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ombudsman news

issue 6

June 2001

signature and retention of mortgage offers

case study 06/01 signature and retention offers

Many complaints from domestic mortgage borrowers involve a dispute about what was - or was not - said during the mortgage interview. Often, the borrowers allege that they chose a specific mortgage deal on the strength of some particular comment or assurance from the lender's employee.

Usually, the point at issue is one that should have been covered in the mortgage offer, so our first step is to ask for a copy of this. The lender's position is strengthened if it can produce a copy of the mortgage offer, endorsed with the borrowers' signed acceptance.

If the lender can produce a copy of the offer, signed by the borrowers, then the borrowers cannot dispute having seen it. And, with limited exceptions, customers who sign a document such as a mortgage offer letter are bound by what it says - whether or not they read it.

But some lenders don't ask borrowers to sign mortgage offers. House buyers have to deal with a multitude of papers and if mortgage offers are not given sufficient importance, it is more understandable that borrowers may fail to spot problems at the time. Requiring borrowers to sign and return a copy of the mortgage offer emphasizes the importance of the document. And, as we have said before, it's not good enough for the lender to try and shift the responsibility on to the conveyancer.

Things are made even worse if the lender doesn't keep copies of mortgage offers as a matter of routine. Such lenders expect us to rely on what they say would have been sent to the borrowers - and they then send us sample copies of what their documentation looked like at the time. That can backfire on the lender, as the following case study illustrates.

case study - signature and retention of mortgage offers


When Mr and Mrs A applied for a mortgage, the lender gave them a detailed two-page mortgage illustration, produced by its computer system. Mr and Mrs A proceeded with the mortgage, but decided to repay it after a couple of years. The lender then claimed that since they were repaying the mortgage within five years, they would have to pay an early repayment charge. The lender said the early repayment charge was explained in the mortgage offer, and in its instructions to the conveyancer. However, the lender did not have a copy of either document. It asked us to rely on the documents it said its computer would have produced in respect of the particular product code.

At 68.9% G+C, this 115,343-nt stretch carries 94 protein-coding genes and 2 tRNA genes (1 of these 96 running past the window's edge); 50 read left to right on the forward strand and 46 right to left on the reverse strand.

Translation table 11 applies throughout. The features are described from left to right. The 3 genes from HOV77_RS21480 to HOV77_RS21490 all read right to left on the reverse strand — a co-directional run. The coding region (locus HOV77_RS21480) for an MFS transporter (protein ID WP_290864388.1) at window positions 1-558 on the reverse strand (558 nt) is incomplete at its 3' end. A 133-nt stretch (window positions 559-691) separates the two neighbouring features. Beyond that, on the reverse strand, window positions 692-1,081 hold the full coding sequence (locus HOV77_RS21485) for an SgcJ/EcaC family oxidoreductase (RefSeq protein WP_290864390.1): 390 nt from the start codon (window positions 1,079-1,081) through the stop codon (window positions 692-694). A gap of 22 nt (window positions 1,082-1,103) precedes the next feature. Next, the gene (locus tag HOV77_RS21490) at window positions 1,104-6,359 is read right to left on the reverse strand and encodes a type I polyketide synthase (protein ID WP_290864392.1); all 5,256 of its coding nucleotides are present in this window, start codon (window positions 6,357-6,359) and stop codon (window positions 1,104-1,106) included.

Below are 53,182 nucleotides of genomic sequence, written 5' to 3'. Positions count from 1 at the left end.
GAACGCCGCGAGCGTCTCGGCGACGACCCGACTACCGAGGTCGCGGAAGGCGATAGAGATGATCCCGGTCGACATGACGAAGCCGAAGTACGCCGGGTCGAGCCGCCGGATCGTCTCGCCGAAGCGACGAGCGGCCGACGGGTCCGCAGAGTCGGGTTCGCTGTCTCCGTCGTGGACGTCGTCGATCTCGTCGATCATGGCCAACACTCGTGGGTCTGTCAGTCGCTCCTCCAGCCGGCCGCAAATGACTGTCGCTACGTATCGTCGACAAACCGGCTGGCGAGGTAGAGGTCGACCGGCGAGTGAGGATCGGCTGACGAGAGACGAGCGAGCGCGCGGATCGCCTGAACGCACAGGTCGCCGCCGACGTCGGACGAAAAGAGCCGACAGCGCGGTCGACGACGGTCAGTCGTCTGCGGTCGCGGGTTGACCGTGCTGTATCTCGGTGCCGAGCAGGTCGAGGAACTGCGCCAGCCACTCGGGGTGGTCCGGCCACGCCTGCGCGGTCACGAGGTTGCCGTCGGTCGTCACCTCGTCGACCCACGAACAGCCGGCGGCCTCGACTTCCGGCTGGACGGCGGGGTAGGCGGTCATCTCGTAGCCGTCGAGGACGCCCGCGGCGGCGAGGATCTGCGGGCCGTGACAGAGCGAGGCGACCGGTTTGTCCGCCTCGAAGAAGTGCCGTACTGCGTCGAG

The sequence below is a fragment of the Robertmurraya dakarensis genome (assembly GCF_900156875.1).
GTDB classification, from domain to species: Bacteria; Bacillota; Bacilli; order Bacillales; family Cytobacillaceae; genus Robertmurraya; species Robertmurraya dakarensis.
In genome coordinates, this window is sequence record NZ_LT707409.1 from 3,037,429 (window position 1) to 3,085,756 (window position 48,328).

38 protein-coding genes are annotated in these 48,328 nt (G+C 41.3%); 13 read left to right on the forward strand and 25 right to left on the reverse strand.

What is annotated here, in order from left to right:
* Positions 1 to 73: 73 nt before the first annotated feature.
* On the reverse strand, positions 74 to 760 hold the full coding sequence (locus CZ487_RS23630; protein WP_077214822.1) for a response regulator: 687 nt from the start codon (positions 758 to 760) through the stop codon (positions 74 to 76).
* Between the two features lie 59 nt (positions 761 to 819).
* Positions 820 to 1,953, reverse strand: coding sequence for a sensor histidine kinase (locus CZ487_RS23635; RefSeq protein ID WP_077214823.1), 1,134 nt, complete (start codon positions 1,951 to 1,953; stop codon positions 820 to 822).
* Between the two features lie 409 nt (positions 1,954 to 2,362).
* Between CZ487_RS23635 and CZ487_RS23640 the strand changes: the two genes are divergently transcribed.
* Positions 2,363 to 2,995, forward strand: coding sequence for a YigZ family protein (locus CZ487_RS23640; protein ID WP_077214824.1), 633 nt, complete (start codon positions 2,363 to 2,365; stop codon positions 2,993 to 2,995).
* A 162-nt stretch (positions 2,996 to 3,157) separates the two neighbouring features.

Mr and Mrs A said they had not expected to receive any documents other than the illustration, and that they had not, in fact, received a mortgage offer.

The conveyancer still had a copy of the lender's instructions on file and provided us with a copy. This document explained the early repayment charge, but we were not satisfied that the conveyancer had explained the charge to Mr and Mrs A. That failure counted against the lender, rather than the borrowers. In completing the mortgage, the conveyancer was acting for the lender. Indeed, the lender's instructions to the conveyancer specifically said "please act for us in the transaction".

The lender asked us to assume that Mr and Mrs A must have received a mortgage offer, and that (like the instructions to the conveyancer) that offer must have referred to the early repayment charge. We were not prepared to make that assumption. The offer should have been produced by the same computer system that produced the detailed illustration. But the illustration did not mention the existence of an early repayment charge. So the system was not infallible. Or did the lender want us to assume its computer was designed to produce detailed illustrations that did not mention the early repayment charge that would suddenly appear in its mortgage offers-

ombudsman news gives general information on the position at the date of publication. It is not a definitive statement of the law, our approach or our procedure.

The illustrative case studies are based broadly on real-life cases, but are not precedents. Individual cases are decided on their own facts.